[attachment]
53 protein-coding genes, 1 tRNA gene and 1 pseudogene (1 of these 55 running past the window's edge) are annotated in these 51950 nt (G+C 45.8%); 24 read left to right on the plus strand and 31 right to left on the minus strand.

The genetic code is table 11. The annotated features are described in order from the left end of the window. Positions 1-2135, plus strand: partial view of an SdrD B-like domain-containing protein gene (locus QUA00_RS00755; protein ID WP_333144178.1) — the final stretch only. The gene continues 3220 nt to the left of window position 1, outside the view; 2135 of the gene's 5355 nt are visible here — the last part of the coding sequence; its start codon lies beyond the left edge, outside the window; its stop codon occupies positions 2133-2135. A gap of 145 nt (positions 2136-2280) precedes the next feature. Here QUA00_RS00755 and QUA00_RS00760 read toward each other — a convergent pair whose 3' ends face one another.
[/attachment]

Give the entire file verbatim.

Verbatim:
53 protein-coding genes, 1 tRNA gene and 1 pseudogene (1 of these 55 running past the window's edge) are annotated in these 51950 nt (G+C 45.8%); 24 read left to right on the plus strand and 31 right to left on the minus strand.

The genetic code is table 11. The annotated features are described in order from the left end of the window. Positions 1-2135, plus strand: partial view of an SdrD B-like domain-containing protein gene (locus QUA00_RS00755; protein ID WP_333144178.1) — the final stretch only. The gene continues 3220 nt to the left of window position 1, outside the view; 2135 of the gene's 5355 nt are visible here — the last part of the coding sequence; its start codon lies beyond the left edge, outside the window; its stop codon occupies positions 2133-2135. A gap of 145 nt (positions 2136-2280) precedes the next feature. Here QUA00_RS00755 and QUA00_RS00760 read toward each other — a convergent pair whose 3' ends face one another.